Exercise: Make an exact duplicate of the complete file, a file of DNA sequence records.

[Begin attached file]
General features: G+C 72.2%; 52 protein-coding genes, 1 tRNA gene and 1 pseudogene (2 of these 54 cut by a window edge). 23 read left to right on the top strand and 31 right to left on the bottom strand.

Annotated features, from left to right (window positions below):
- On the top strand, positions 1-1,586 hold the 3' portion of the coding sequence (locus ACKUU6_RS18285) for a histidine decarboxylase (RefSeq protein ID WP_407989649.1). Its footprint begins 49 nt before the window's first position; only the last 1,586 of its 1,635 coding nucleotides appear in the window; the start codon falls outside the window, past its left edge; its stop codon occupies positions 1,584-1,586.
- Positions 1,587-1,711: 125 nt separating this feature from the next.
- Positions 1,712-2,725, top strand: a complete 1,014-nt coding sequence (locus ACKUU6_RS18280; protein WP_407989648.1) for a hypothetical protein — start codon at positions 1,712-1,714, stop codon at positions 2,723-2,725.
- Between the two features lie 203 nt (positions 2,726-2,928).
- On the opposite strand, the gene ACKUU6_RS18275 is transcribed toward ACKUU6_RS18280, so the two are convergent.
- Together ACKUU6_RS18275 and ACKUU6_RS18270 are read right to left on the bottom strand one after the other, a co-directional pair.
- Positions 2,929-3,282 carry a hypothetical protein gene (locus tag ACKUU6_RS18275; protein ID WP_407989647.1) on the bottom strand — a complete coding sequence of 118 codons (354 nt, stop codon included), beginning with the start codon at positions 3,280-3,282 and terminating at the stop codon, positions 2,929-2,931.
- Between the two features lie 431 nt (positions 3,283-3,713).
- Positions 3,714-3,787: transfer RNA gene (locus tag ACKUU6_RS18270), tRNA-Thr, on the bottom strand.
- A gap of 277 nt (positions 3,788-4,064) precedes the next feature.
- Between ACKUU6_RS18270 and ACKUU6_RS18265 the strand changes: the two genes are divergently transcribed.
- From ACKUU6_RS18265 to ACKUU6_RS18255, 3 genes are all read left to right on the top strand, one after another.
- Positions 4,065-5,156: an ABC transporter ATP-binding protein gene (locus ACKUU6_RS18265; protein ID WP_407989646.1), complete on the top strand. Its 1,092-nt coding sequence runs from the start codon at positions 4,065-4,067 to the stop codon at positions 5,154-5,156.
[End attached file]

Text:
General features: G+C 72.2%; 52 protein-coding genes, 1 tRNA gene and 1 pseudogene (2 of these 54 cut by a window edge). 23 read left to right on the top strand and 31 right to left on the bottom strand.

Annotated features, from left to right (window positions below):
- On the top strand, positions 1-1,586 hold the 3' portion of the coding sequence (locus ACKUU6_RS18285) for a histidine decarboxylase (RefSeq protein ID WP_407989649.1). Its footprint begins 49 nt before the window's first position; only the last 1,586 of its 1,635 coding nucleotides appear in the window; the start codon falls outside the window, past its left edge; its stop codon occupies positions 1,584-1,586.
- Positions 1,587-1,711: 125 nt separating this feature from the next.
- Positions 1,712-2,725, top strand: a complete 1,014-nt coding sequence (locus ACKUU6_RS18280; protein WP_407989648.1) for a hypothetical protein — start codon at positions 1,712-1,714, stop codon at positions 2,723-2,725.
- Between the two features lie 203 nt (positions 2,726-2,928).
- On the opposite strand, the gene ACKUU6_RS18275 is transcribed toward ACKUU6_RS18280, so the two are convergent.
- Together ACKUU6_RS18275 and ACKUU6_RS18270 are read right to left on the bottom strand one after the other, a co-directional pair.
- Positions 2,929-3,282 carry a hypothetical protein gene (locus tag ACKUU6_RS18275; protein ID WP_407989647.1) on the bottom strand — a complete coding sequence of 118 codons (354 nt, stop codon included), beginning with the start codon at positions 3,280-3,282 and terminating at the stop codon, positions 2,929-2,931.
- Between the two features lie 431 nt (positions 3,283-3,713).
- Positions 3,714-3,787: transfer RNA gene (locus tag ACKUU6_RS18270), tRNA-Thr, on the bottom strand.
- A gap of 277 nt (positions 3,788-4,064) precedes the next feature.
- Between ACKUU6_RS18270 and ACKUU6_RS18265 the strand changes: the two genes are divergently transcribed.
- From ACKUU6_RS18265 to ACKUU6_RS18255, 3 genes are all read left to right on the top strand, one after another.
- Positions 4,065-5,156: an ABC transporter ATP-binding protein gene (locus ACKUU6_RS18265; protein ID WP_407989646.1), complete on the top strand. Its 1,092-nt coding sequence runs from the start codon at positions 4,065-4,067 to the stop codon at positions 5,154-5,156.